Wednesday, March 21, 2012

Gene Weingarten strikes back for all the "old-timers"

This column from Gene Weingarten pretty well sums up my feelings about what is going on in journalism today.

Another 'great' file photo use

This MLive story was pretty good about a person who walked into a lake while texting. The file photo selected almost made me laugh out loud. I guess David Copperfield is in charge of the photo desk as the new company wants to have the illusion of news photography without actually having it.

(Note: As of today (3/23) the photo has been replaced by a "courtesy photo" of the heroine. It appears that the news organization simply had the heroine send in their own photo. Better, but not great.)

Here's an idea from an old cop reporter: If you missed the event, you could at least take a photo of the hero in the story. Just a little suggestion.

(Thanks to an FFE reader for forwarding me the link).

Sunday, March 18, 2012

Some of us knew the "free" Internet thing was a problem from the start

Financial Times has put together an article (thanks to reader Jeff for the link - also a free registration is required to read the whole article) about the future of newspapers. Among other research the article confirms a suspicion that many of the "dinosaurs" like me had from the beginning. That giving away the product for free online was a huge mistake when you were trying to sell the print product.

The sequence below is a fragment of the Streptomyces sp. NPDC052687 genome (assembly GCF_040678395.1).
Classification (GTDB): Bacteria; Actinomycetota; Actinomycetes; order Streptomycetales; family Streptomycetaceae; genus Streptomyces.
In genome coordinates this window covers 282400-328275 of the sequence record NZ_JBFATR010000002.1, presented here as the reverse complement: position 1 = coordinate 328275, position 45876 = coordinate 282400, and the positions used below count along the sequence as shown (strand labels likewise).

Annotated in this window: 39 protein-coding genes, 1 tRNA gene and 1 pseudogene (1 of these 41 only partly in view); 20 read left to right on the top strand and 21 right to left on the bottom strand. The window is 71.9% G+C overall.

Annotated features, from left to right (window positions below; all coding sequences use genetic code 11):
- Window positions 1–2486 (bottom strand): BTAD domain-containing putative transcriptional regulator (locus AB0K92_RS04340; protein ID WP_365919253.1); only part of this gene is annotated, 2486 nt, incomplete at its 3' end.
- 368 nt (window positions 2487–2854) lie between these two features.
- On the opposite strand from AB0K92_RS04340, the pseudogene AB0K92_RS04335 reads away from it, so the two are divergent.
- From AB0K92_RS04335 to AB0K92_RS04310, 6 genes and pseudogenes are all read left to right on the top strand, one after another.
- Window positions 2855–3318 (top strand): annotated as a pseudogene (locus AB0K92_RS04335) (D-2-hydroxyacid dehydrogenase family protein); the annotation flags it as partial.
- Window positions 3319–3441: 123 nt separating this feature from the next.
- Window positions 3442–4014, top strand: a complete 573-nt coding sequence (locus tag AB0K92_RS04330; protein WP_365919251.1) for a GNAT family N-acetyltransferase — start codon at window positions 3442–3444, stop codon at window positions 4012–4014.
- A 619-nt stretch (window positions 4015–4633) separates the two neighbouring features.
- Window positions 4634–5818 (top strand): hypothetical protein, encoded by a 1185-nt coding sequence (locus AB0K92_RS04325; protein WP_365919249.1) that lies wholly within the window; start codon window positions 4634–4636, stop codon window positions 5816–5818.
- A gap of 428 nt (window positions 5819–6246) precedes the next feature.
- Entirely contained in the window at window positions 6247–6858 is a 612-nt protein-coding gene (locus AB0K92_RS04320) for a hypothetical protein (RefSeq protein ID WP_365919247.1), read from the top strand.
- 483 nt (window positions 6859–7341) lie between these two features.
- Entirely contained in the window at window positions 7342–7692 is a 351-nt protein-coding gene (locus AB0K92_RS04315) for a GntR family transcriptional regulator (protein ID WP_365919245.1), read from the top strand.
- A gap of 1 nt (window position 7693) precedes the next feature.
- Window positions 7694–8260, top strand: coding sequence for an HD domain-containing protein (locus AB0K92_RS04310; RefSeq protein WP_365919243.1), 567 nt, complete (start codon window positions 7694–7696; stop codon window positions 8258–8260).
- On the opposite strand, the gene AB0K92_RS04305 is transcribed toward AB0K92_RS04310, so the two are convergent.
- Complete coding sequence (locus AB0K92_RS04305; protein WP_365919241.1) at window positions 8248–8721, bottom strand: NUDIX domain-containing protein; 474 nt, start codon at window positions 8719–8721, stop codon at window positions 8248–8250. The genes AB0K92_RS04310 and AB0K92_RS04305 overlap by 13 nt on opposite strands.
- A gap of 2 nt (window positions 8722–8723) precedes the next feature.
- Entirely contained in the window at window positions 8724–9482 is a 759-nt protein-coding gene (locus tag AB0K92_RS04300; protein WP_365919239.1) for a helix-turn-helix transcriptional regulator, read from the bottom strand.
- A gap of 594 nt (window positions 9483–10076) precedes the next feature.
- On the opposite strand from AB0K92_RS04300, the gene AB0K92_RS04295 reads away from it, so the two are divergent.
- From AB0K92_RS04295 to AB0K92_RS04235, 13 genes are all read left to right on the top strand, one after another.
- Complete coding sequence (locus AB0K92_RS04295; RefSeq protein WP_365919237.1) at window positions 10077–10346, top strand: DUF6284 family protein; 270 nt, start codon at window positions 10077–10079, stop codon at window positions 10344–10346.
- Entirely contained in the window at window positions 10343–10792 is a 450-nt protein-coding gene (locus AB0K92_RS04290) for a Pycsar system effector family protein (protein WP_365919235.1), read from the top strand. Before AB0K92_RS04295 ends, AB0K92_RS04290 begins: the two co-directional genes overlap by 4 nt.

Here's an excerpt  from the article:

"Even the business magnate Warren Buffett, a long-time investor in the Washington Post – which does not charge online – has backed digital payments. Sitting in front of the printing presses at the Omaha World-Herald, a local paper he bought last year, he told CNBC last month: “You shouldn’t be giving away a product that you’re trying to sell.”

By putting the same content online for free that they were charging for in print, Berkshire Hathaway’s chairman said newspapers had been competing against themselves. Now, he added, “you’re seeing throughout the industry a reaction to that problem and an answer to it”.

At the time (as I have reported several times before) we were brushed off about our concerns, me personally by the genius that helps run, who told me that a free presence online was necessary and that we would see its benefit in the long run. Yes, I guess we have all seen the benefit in the long run.

The funny thing, not in a ha-ha way, is that the same people who totally screwed up the business by giving the product away for free are still there and those of us who questioned the free model are now mostly gone. The Peter Principle is alive and well.